Pressure Is on Serious Fraud Office to Raise Its Game in the Credit Crunch; Is America Better Than UK at Cracking Down on Fraud? US Federal Agents with Handcuffed Former Bear Stearns Hedge Fund Manager Matthew Tannin, Centre, Who Was Accused of Securities Fraud in the Wake of the Collapse of the Subprime Mortgage Market in June

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Byline: JOSHUA ROZENBERG

THE dramatic impact of the financial crisis hitting banks and mortgage companies may still be rapidly unfolding, but already the lawyers are busy. The latest Kroll Global Fraud Report published this week shows that the average company loss to fraud has shot up 22% "largely driven by the credit crunch and tough economic climate".

Blake Coppotelli, senior managing director in Kroll's business intelligence and investigations division, warned: "We expect to see this increase further as conditions become tougher for business and the full impact of the credit crunch unfolds." There has been a sharp contrast in the ways the UK and US financial authorities have responded to the crisis in the credit markets. And so it has proved with law enforcement, too.

Britain's Serious Fraud Office (SFO) "uses significantly more resources per case than its New York counterparts and achieves significantly less for its efforts". So said Jessica de Grazia, a former New York senior prosecutor, in a report commissioned by the SFO and the Attorney General.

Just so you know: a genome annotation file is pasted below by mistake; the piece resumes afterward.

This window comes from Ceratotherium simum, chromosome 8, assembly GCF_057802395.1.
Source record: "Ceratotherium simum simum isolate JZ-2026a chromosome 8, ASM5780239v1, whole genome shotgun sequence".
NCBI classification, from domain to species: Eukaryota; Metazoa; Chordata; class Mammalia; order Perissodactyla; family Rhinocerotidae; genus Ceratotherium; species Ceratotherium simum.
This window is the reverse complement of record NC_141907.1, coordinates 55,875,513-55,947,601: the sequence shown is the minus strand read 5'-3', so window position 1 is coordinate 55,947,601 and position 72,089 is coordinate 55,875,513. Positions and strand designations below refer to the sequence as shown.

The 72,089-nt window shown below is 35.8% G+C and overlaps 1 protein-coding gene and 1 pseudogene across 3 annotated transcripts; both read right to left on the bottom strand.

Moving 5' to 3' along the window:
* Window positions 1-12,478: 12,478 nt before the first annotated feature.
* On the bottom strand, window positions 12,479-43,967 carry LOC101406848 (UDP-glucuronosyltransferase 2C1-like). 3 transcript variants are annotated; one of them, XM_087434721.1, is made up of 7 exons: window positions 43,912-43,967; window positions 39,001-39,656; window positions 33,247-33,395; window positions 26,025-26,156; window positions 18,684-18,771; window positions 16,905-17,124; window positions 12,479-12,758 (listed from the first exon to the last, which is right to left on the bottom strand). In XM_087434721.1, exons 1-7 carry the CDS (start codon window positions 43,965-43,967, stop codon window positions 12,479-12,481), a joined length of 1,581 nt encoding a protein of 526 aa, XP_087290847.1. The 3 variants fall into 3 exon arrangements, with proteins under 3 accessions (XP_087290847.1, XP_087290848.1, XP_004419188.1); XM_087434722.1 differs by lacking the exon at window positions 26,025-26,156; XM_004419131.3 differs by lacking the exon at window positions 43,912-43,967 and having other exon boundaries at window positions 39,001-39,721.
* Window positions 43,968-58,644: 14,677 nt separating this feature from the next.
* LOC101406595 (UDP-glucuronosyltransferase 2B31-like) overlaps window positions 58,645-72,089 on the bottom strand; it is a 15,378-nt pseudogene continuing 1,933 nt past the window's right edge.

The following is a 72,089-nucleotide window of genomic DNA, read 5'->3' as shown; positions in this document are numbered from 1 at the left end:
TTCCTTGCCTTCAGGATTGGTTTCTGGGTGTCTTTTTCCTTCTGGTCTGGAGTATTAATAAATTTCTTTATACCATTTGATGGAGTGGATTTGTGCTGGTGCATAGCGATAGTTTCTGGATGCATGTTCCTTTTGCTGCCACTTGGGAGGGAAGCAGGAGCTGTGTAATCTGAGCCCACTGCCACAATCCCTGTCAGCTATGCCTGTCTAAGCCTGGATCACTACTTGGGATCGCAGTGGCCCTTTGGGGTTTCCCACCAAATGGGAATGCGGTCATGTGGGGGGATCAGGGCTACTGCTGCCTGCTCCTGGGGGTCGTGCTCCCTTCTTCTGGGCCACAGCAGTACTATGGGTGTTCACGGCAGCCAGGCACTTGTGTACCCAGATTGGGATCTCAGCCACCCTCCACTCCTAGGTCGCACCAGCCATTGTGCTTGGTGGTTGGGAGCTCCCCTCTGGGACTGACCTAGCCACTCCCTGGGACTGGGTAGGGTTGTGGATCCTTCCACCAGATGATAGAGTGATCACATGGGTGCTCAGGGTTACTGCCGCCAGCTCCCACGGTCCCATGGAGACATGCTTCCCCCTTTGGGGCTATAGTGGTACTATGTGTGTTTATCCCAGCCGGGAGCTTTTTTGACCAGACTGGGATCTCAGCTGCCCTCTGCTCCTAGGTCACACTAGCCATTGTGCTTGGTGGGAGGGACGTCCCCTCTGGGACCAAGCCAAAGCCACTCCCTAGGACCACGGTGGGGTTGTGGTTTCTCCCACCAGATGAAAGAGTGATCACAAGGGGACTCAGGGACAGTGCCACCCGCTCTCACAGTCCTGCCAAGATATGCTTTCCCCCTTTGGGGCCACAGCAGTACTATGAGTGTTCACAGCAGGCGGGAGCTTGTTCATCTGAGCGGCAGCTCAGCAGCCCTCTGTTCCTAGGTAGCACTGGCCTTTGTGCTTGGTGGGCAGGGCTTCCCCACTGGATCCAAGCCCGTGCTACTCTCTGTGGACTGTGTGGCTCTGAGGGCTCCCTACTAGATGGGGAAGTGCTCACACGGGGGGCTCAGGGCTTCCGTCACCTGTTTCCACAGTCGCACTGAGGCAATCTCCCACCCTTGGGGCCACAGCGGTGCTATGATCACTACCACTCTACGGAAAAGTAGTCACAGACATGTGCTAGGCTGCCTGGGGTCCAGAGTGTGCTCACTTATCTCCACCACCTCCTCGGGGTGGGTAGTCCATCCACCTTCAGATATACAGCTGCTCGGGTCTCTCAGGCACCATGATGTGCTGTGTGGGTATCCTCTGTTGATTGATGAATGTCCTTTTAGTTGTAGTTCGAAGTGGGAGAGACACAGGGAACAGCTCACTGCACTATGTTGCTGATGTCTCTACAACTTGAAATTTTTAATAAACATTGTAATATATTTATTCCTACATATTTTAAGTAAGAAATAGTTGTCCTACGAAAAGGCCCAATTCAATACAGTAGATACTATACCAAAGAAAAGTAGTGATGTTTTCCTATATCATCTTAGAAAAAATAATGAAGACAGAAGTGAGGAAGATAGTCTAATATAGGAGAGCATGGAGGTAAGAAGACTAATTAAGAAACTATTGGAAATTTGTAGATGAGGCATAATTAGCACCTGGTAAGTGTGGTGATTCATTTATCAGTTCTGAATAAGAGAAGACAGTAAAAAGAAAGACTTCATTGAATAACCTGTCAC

De Grazia found the comparison "startling".

For example, in a joint US/UK conspiracy prosecution, the District Attorney's office in New York used a team of eight to convict 14 defendants in a third of the time that it took for an SFO team totalling 31 to prosecute four defendants, three of whom were convicted after an eight-month trial.

An important factor contributing to the SFO's low productivity was the English law of disclosure, which de Grazia described as "unfit for purpose". Teams of defence lawyers are tied up for months or even years assessing evidence not needed by the prosecution.

By contrast, New York prosecutors simply hand over the "key to the warehouse door".

De Grazia recommended in June that "serious consideration" should be given in England and Wales to reinstating this policy, scrapped after 1996 to reduce defence costs and thus the legal aid budget. But the idea was immediately rejected by the Attorney General, Baroness Scotland.

Kevin Roberts, a London-based partner in the US firm Morrison & Foerster, says the current disclosure regime is simply not suited to large fraud cases.

"It results in delay, overburdens the SFO and potentially prejudices the defendant. …